Filipino resilience never fails to amaze me; I am continuously astounded by it in various ways. Resilience is an incredible aspect of Filipino culture, as I have mentioned before, because they face hardships of all kinds, such as: typhoons, volcanoes, earthquakes, fires, flooding, poverty, and so forth. Resilience is built into their way of life and they bounce back from difficult and horrible life circumstances constantly.
One way I see resilience practiced everyday is through the girls I work with at My Refuge House. In case you are new to blog posts written about my work through Peace Corps, I volunteer at My Refuge House which is a shelter for girls who have rescued from abuse and commercial sexual exploitation. Several years ago I worked at a residential center for a short time in the U.S. The experience was difficult for me and I had no desire to work in such a setting again. When I was assigned to My Refuge House with Peace Corps I was excited to be working with this population of girls but nervous to be in a residential placement again. However, the difference I have discovered between the two shelters/homes has been a blessing on many levels.The shelter where I previously worked tended to be chaotic and full of emotional and physical altercations. It drained me on a wholistic level and I would have nightmares about stories the girls would tell me or about a fight that had broken out at the shelter. I ended up studying macro social work after this experience because I realized clinical/counselling was not for me.
I have now been at My Refuge House (MRH) for almost nine months and though I still love and practice macro social work, my opinions about residential shelters have completely changed. I love going to work at MRH for it gives me joy and purpose. The staff I work with and the girls I work for are amazing and have given me a new perspective on shelter life (and so many other things). This new experience has made me question what the difference is between these two residential centers. Is it programmatic or cultural? I think maybe it is a little of both and comes back to the resilient nature of Filipinos and possibly an entitled nature of Americans. I realize these are very broad statements that could never encompass everyone, and I am not saying Filipinos are good while Americans are bad. I am saying culture plays a part in our ability to be resilient and bounce back after difficult circumstances, and that this can be seen in life at a shelter.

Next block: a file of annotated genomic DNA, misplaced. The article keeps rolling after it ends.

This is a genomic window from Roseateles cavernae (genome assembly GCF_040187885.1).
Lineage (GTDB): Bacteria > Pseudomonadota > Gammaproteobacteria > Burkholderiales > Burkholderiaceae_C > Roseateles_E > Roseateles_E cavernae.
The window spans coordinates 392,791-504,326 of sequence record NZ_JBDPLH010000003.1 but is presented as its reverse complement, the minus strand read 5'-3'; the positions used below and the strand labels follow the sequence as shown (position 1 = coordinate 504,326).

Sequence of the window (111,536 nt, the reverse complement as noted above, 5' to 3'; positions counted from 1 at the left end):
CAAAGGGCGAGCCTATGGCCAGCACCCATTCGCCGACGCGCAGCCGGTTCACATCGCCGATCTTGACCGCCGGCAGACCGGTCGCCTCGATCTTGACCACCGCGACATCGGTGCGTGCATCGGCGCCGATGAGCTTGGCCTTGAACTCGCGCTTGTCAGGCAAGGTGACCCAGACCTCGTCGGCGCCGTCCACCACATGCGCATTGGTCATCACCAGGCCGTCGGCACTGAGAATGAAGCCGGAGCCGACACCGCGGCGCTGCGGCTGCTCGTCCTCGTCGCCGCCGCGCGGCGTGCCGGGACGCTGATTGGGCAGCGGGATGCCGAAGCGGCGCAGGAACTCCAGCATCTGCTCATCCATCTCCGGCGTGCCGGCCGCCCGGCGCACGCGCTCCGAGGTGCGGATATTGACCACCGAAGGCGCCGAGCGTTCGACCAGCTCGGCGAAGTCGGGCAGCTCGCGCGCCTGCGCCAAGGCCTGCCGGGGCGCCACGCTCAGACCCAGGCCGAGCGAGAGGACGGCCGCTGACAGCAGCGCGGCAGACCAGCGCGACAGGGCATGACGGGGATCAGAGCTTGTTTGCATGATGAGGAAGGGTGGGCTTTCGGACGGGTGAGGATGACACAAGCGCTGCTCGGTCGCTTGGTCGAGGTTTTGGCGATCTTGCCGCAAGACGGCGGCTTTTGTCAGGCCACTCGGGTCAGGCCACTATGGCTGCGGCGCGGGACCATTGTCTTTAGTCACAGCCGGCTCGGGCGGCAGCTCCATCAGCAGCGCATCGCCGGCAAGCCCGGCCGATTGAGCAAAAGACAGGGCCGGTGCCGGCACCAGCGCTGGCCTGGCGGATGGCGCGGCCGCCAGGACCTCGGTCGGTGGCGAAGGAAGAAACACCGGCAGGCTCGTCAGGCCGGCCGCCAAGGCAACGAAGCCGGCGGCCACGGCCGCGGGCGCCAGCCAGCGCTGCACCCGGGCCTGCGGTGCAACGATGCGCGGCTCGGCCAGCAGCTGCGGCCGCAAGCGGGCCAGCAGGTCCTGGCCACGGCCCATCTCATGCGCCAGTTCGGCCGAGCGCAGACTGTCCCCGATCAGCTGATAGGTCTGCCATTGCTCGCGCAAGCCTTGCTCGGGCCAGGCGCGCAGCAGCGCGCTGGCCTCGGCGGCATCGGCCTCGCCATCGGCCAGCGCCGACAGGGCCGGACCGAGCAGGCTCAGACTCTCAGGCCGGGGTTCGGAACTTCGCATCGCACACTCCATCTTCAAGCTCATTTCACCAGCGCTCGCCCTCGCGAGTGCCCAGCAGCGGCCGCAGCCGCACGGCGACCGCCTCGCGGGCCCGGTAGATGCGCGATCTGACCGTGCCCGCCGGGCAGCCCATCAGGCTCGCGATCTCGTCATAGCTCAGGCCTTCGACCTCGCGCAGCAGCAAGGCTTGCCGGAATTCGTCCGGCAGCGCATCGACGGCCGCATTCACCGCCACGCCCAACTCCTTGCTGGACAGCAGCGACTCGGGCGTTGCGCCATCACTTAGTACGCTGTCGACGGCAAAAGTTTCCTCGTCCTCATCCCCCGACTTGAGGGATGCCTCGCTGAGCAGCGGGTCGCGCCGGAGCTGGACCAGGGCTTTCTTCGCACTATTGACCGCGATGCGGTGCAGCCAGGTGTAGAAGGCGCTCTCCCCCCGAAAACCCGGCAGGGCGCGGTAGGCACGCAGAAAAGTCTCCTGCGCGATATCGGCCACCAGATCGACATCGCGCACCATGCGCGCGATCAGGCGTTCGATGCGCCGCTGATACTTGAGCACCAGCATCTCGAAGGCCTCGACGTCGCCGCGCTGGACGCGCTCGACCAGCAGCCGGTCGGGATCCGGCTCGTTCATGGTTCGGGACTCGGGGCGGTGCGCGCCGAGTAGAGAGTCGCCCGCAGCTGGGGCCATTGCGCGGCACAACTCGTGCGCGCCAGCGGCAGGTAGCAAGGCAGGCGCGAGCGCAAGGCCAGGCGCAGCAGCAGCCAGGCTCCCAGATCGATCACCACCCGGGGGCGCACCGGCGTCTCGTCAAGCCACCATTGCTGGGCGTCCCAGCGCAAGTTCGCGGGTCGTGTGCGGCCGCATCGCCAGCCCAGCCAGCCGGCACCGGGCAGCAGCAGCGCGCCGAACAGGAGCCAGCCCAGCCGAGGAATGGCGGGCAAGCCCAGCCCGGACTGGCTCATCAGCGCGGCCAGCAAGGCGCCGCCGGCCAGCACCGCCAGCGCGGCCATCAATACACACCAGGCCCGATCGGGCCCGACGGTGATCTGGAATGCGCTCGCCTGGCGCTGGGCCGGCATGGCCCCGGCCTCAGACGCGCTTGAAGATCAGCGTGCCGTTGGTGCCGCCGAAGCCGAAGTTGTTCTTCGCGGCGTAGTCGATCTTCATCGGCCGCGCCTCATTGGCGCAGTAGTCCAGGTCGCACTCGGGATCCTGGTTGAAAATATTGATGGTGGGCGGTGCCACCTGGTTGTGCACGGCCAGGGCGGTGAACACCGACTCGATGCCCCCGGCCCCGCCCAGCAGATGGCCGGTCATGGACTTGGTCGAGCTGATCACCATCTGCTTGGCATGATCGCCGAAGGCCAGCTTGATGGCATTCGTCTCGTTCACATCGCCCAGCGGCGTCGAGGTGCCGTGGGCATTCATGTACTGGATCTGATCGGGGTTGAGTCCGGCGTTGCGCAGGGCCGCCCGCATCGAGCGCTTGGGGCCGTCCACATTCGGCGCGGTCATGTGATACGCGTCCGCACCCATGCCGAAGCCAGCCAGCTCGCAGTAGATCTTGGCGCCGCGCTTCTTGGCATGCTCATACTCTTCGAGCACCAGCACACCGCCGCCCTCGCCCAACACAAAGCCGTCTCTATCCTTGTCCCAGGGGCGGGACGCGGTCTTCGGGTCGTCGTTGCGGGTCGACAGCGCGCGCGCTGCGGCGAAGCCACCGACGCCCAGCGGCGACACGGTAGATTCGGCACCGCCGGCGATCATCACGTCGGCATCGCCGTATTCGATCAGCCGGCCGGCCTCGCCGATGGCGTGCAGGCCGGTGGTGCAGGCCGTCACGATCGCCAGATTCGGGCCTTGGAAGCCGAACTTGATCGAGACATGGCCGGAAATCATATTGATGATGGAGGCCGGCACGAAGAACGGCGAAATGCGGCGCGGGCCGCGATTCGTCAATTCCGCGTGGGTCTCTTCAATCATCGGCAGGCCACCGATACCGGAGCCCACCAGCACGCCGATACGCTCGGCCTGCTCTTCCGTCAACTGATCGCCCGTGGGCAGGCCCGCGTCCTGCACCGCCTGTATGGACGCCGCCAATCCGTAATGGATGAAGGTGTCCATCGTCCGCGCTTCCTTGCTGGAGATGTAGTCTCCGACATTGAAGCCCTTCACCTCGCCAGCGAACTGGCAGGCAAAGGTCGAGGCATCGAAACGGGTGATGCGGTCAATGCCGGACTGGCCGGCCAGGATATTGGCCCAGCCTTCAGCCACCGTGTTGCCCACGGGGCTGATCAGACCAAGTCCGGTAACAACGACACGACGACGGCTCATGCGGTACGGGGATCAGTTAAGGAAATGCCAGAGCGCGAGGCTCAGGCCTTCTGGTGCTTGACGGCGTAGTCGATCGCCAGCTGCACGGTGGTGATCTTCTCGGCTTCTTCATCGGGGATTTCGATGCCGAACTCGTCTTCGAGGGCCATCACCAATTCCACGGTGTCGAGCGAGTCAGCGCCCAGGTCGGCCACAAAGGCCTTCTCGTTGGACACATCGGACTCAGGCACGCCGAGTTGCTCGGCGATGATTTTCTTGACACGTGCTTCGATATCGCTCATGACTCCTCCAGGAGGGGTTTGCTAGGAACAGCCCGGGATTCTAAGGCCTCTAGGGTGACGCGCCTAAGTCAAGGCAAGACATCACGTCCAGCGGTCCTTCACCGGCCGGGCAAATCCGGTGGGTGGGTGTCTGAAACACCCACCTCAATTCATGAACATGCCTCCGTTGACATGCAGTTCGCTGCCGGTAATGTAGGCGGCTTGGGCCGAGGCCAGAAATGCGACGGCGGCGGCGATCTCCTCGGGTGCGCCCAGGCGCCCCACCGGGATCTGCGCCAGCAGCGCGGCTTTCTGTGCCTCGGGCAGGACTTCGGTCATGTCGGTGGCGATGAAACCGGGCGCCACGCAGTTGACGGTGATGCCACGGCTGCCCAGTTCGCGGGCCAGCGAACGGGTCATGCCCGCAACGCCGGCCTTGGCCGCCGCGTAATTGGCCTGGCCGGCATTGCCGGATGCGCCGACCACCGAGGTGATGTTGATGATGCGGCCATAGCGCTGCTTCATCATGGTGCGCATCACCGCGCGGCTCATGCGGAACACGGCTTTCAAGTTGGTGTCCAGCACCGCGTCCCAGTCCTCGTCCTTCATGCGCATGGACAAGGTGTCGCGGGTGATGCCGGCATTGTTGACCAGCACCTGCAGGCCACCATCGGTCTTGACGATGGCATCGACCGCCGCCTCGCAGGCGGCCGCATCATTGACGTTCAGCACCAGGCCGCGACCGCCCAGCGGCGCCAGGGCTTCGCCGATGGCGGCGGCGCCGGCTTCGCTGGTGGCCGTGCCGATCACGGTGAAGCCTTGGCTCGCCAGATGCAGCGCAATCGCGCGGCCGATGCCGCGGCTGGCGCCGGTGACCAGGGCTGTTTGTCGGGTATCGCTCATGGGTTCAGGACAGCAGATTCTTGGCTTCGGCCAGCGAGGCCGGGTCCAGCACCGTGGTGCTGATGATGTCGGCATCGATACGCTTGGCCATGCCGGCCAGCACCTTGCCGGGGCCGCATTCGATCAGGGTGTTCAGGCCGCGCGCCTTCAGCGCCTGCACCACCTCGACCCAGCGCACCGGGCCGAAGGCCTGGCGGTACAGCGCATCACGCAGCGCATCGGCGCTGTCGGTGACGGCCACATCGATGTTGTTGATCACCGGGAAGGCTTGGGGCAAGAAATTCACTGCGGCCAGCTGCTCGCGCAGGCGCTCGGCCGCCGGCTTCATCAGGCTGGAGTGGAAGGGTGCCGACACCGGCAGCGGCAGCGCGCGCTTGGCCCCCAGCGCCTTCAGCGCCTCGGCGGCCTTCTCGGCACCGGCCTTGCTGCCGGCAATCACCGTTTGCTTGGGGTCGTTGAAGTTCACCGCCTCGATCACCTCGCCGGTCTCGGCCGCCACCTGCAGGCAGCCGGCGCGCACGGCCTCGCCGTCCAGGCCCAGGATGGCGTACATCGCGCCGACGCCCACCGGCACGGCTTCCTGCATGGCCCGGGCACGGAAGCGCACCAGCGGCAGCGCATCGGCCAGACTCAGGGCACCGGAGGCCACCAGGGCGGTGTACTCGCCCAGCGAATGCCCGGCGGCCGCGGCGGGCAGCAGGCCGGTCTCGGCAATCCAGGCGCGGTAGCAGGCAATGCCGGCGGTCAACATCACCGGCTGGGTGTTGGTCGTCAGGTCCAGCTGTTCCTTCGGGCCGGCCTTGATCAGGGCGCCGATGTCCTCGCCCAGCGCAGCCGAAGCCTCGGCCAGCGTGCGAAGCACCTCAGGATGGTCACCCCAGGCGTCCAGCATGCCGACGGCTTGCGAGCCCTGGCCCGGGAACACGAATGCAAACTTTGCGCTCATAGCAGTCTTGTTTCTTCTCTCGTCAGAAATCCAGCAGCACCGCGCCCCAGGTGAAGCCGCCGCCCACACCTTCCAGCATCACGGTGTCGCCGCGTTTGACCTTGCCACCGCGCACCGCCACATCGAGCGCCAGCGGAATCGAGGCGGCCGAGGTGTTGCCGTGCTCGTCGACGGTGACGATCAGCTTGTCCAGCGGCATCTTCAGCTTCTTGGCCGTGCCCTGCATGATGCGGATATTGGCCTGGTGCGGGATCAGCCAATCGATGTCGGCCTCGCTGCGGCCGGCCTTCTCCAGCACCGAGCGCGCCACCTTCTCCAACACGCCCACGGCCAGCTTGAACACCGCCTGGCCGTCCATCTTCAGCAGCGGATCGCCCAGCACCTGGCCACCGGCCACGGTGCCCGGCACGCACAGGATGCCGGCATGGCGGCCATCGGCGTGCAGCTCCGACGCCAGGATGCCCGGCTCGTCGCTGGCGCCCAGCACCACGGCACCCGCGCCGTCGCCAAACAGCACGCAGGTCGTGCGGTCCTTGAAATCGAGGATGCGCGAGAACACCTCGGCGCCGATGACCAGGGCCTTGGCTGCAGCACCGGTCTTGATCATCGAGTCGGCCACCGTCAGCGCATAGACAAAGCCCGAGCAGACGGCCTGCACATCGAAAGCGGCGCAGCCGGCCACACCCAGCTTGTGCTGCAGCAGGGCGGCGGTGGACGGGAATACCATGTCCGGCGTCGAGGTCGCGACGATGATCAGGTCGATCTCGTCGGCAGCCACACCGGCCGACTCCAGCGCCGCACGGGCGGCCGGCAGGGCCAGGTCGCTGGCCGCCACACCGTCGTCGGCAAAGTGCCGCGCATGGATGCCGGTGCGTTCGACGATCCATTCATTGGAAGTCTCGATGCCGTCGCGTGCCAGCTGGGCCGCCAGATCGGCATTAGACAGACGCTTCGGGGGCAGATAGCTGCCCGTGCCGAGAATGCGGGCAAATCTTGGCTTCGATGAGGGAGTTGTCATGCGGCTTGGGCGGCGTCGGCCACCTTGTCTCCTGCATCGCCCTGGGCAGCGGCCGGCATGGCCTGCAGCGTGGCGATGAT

A few aspects of Filipino culture I personally think enable them to be more resilient are their uninhibited creative personalities, solid sense of community, and love of laughter. They love to sing, dance, and exhibit a plethora of talents at any moment, whether it is for a small circle of friends or a church performance. The girls I work with are wonderfully talented and are always learning new musical instruments or practicing a new art/craft project. Even the shyest/quietest of girls loves to show off what she has been learning or doing well. There is always encouragement to perform and they ask everyone they meet if they can sing, dance, or play an instrument.
Next, Filipinos have an inspiring sense of community. They understand the beautiful nature of just being present with others even when doing separate tasks or activities. They have healthy dependence on those around them, sharing and helping whenever needed (I witnessed three staff split a snack-size Snickers candy bar the other week, which was humorous, but shows the underlying nature of selflessness. I mean, who splits a snack-size candy bar?). They draw strength from each other and see everyone as part of their community in some way. For example, Cebuano speakers use the words “ate” and “inday” to refer to their older sister and younger sister, but these terms are also used for all women depending on if they are older or younger than you. I would call my older sister “ate” but also use the word with a waitress at a restaurant. Everyone is interconnected and it is amazing to witness and be a part of during my stay here.
Filipinos also love to laugh, joke around, and have a really good time. They are generally jovial people with light hearts who enjoy talking with others (“chica-chica”), asking personal questions (which can take foreigners off guard), and investing in the lives of those around them. Their laughter is contagious and I think I have become a healthier person by being around them. If a 13 year-old girl can come into the shelter after yeeears of sexual abuse by several different perpetrators and still be able to laugh, sing, dance, and chat with everyone – then what is keeping me from such joy and happiness on a daily basis? It has given me an enriched perspective of where my joy comes from and is ultimately shaping me into a more resilient human.
Filipinos are pretty cool people. I am honored to share life with them and am constantly learning from them.